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Thread: Mother of all Treasure Tables
Tuesday, 20th March, 2007, 09:27 PM #1
The Great Druid (Lvl 17)
Mother of all Treasure Tables
It is always nice to see a product one likes but more importantly to see a pair of companies one likes working together. When I saw Tabletop Games and Necromancer were both involved in this project I knew I just had to get it. It makes it one of those rare books I bought that I review. I just do not have a lot of time to review things I buy but everyone once in a while I have to make an exception to that. Mother of All Treasure Tables was an easy choice for such an exception.
Mother of All Encounter Tables is a good sized book designed by Daniel Brakhage and Vicki Potter. It is available in print and PDF and is one of those collaboration books with ten authors given writing credits. The PDF version has book marks though only each table and not each result is marked. The book has the usual high quality Necromancer lay out and good black and white art inside.
The idea behind the book is rather simple. There are ten tables in here and on each table there are one hundred different variations of treasure. Well, the first nine table have one hundred the last table with its vast amounts only has ten. Each table is around a gold piece value by two percent. The first table is small treasures worth around ten gold pieces, the next fifty gold pieces, the next one hundred gold pieces and the last one being a half million or more. It does not just give one coins and such there is some great descriptions of the different items that are found. What is nice is the treasure here is not magical. That is easy for DM’s to do and add on. This is the more interesting mundane treasures that seem to get ignored. This is a great product for a low or no magic campaign as these treasures will really fit that type of campaign. But even games with magic need treasure troves filled with unusual items that can easily spark an interest in players.
Here is a sample of just one of the treasure descriptions.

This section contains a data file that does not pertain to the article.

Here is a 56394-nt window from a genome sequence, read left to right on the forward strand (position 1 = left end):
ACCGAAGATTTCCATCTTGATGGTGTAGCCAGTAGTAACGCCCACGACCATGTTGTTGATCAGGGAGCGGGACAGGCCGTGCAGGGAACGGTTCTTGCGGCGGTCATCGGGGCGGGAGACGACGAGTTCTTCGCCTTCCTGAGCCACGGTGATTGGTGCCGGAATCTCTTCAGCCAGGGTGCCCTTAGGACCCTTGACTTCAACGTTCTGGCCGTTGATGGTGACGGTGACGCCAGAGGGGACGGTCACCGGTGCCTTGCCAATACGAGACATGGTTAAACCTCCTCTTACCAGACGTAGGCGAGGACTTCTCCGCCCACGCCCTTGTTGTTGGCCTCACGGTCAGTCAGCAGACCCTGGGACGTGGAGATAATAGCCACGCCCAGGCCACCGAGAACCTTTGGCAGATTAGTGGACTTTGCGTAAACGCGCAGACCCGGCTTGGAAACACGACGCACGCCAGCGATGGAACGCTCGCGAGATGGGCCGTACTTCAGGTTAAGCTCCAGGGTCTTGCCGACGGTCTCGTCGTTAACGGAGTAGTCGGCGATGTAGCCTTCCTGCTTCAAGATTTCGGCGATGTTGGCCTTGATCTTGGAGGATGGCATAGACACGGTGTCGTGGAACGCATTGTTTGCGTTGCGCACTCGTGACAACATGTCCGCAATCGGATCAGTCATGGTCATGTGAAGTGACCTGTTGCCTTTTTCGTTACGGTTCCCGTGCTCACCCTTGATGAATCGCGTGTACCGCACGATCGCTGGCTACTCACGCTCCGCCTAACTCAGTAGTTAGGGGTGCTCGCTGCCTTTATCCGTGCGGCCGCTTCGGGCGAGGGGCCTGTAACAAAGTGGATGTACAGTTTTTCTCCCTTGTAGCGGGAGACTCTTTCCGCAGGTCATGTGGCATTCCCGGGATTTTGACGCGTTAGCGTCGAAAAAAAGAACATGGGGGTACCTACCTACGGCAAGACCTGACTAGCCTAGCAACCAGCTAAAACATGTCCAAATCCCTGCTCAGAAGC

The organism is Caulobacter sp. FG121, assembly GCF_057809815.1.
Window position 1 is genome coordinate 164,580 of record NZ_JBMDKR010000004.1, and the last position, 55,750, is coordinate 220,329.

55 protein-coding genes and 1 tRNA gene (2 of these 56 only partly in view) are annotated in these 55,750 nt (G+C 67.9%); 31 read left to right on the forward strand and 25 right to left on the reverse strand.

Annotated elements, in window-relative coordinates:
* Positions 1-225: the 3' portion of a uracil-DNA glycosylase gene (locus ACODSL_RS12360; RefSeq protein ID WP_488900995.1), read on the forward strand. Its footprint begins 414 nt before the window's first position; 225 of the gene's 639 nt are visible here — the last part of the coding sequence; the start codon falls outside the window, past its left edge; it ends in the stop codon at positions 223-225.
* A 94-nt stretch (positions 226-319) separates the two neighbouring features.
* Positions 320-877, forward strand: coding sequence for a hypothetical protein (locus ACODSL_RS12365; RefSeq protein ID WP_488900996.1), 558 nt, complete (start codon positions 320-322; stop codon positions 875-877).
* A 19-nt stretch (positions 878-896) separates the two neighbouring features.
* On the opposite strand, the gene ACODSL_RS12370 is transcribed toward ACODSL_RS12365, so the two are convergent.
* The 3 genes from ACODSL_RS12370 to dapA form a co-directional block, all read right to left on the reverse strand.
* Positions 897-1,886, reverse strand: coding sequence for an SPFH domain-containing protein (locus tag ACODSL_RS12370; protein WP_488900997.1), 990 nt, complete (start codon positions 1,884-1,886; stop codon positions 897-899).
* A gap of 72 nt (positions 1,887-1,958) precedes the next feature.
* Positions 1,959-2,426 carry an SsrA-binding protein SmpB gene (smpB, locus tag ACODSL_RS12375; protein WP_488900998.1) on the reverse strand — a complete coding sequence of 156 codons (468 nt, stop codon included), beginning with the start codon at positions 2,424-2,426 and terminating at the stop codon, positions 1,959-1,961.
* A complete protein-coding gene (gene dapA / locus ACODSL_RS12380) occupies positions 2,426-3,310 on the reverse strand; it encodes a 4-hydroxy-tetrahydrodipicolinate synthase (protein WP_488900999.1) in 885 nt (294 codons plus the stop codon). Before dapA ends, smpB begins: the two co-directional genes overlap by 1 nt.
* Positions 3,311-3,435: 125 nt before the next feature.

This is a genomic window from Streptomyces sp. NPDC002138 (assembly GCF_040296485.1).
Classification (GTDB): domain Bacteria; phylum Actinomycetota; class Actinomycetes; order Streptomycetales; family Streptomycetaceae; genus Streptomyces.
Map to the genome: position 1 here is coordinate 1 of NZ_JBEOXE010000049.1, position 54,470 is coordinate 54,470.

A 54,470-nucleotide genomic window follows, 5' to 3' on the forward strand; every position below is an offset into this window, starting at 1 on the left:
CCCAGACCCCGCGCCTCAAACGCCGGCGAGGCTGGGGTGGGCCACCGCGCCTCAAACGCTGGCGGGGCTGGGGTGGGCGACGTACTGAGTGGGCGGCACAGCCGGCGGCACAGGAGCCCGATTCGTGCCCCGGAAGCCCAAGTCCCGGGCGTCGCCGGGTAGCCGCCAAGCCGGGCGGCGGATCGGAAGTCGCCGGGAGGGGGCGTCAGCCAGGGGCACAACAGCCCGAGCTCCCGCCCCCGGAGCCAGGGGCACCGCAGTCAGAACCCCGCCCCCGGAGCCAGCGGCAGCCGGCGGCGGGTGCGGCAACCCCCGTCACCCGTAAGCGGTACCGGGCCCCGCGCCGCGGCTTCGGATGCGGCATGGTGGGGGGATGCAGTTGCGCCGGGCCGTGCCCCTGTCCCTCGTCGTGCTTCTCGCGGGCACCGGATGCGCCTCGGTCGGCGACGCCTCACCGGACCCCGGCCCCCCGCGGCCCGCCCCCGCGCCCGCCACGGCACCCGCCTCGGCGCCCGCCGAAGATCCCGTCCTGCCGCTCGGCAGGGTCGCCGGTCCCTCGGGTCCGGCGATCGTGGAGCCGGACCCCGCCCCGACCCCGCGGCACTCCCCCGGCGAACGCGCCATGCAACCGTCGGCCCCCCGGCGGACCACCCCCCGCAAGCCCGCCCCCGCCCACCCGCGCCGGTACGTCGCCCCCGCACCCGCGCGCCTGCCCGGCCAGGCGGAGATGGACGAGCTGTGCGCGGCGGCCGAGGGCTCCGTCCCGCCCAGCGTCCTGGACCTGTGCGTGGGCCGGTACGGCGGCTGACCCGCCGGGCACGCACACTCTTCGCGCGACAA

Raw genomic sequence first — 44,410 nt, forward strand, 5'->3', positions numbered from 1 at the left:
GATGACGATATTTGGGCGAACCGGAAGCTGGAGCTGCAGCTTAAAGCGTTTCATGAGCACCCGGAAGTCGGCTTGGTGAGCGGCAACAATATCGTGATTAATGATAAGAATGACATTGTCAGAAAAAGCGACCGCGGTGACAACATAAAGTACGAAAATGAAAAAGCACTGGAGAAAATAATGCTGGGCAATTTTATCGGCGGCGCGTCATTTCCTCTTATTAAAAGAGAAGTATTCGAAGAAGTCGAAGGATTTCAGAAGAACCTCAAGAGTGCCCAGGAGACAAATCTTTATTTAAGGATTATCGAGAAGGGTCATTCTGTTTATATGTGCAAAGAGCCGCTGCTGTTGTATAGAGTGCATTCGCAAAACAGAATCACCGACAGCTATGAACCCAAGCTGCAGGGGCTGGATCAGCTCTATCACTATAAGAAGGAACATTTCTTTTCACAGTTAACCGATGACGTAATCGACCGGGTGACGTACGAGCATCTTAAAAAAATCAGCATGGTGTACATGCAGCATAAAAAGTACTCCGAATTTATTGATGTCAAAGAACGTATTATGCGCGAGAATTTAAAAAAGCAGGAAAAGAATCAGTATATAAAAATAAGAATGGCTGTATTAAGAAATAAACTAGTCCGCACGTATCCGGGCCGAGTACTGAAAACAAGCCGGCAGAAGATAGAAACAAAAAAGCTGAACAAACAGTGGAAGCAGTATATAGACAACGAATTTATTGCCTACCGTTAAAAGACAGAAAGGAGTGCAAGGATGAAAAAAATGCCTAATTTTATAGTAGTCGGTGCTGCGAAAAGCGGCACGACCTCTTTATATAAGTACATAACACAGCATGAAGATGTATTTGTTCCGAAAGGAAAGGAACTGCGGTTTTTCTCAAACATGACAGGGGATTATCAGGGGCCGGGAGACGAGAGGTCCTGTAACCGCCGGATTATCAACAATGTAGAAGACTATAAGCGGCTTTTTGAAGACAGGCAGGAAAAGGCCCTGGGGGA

You find a cylindrical ivory case, slender and as long as your arm [32 gp]. It holds a roll of thick, high-quality paper. When unrolled, the scroll is nearly four feet long. On it is an exquisite painting of a long-legged water bird with delicate shading in the feathers and in the reeds below [157 gp]. Next to it lies a backpack of mellow golden leather [2 gp] Inside is a folded piece of black silk, which proves to be a slender black dress with laces up the back. It is embroidered all over in large, openwork flowers in a variety of colors [92 gp]. Folded with it is a wide belt of soft black leather [6 gp]. Below, wrapped in a piece of gray wool [2 sp], is a set of three porcelain plaques, each about a hand-span square—their polished white surfaces decorated with delicate renderings of various wildflowers [set 18 gp]. In the bottom of the backpack is a cloth pouch [1 sp] of coins [3 pp, 37 gp, 287 sp, 318 cp], a petite leather pouch [3 sp] with five rose quartz stones [50 gp each] and another cloth pouch [1 sp] holding a bracelet. It is made of carnelian beads,
round and smooth in colors ranging from fiery red to nearly cranberry dark [345 gp]. [Total 1,001.58 gp]
As one can read it is well written and has a good amount of detail making these treasures truly remarkable. The book has almost a thousand different treasure troves like that in it. It is a book that one will be hard pressed to fully exhaust.
The Mother of All Treasure Tables is in fact that. It is a simple way for DM’s to place some elaborate treasures into their own game with very little actual work. That makes it a big win in my eyes.
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